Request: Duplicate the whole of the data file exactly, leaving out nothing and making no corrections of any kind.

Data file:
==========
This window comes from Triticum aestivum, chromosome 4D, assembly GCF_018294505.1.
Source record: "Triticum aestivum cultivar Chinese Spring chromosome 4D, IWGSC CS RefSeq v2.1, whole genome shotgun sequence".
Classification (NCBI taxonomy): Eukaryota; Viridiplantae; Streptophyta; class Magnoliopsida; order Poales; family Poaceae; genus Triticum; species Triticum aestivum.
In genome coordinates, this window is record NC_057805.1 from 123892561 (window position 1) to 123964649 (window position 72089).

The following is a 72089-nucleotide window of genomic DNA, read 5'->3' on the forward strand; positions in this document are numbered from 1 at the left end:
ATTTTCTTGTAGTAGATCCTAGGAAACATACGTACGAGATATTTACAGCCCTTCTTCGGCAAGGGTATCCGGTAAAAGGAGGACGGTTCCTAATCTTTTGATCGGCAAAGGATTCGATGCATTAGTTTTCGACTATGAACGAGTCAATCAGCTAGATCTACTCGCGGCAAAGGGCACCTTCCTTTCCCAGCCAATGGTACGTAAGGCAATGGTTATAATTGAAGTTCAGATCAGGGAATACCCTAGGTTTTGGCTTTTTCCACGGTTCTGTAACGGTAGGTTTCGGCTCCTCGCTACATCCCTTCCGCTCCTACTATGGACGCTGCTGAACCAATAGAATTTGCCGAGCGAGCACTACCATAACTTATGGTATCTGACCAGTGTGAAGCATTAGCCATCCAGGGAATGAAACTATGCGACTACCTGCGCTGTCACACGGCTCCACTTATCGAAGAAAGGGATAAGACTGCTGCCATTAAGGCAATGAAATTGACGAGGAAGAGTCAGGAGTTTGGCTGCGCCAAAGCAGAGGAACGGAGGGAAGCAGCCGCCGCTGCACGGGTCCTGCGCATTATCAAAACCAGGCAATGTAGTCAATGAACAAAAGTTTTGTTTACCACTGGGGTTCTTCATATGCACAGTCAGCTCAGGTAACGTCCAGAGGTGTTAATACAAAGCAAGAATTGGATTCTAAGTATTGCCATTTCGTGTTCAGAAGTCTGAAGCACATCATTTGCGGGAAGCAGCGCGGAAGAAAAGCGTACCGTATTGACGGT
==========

This window comes from Triticum aestivum, chromosome 4D, assembly GCF_018294505.1.
Source record: "Triticum aestivum cultivar Chinese Spring chromosome 4D, IWGSC CS RefSeq v2.1, whole genome shotgun sequence".
Classification (NCBI taxonomy): Eukaryota; Viridiplantae; Streptophyta; class Magnoliopsida; order Poales; family Poaceae; genus Triticum; species Triticum aestivum.
In genome coordinates, this window is record NC_057805.1 from 123892561 (window position 1) to 123964649 (window position 72089).

The following is a 72089-nucleotide window of genomic DNA, read 5'->3' on the forward strand; positions in this document are numbered from 1 at the left end:
ATTTTCTTGTAGTAGATCCTAGGAAACATACGTACGAGATATTTACAGCCCTTCTTCGGCAAGGGTATCCGGTAAAAGGAGGACGGTTCCTAATCTTTTGATCGGCAAAGGATTCGATGCATTAGTTTTCGACTATGAACGAGTCAATCAGCTAGATCTACTCGCGGCAAAGGGCACCTTCCTTTCCCAGCCAATGGTACGTAAGGCAATGGTTATAATTGAAGTTCAGATCAGGGAATACCCTAGGTTTTGGCTTTTTCCACGGTTCTGTAACGGTAGGTTTCGGCTCCTCGCTACATCCCTTCCGCTCCTACTATGGACGCTGCTGAACCAATAGAATTTGCCGAGCGAGCACTACCATAACTTATGGTATCTGACCAGTGTGAAGCATTAGCCATCCAGGGAATGAAACTATGCGACTACCTGCGCTGTCACACGGCTCCACTTATCGAAGAAAGGGATAAGACTGCTGCCATTAAGGCAATGAAATTGACGAGGAAGAGTCAGGAGTTTGGCTGCGCCAAAGCAGAGGAACGGAGGGAAGCAGCCGCCGCTGCACGGGTCCTGCGCATTATCAAAACCAGGCAATGTAGTCAATGAACAAAAGTTTTGTTTACCACTGGGGTTCTTCATATGCACAGTCAGCTCAGGTAACGTCCAGAGGTGTTAATACAAAGCAAGAATTGGATTCTAAGTATTGCCATTTCGTGTTCAGAAGTCTGAAGCACATCATTTGCGGGAAGCAGCGCGGAAGAAAAGCGTACCGTATTGACGGT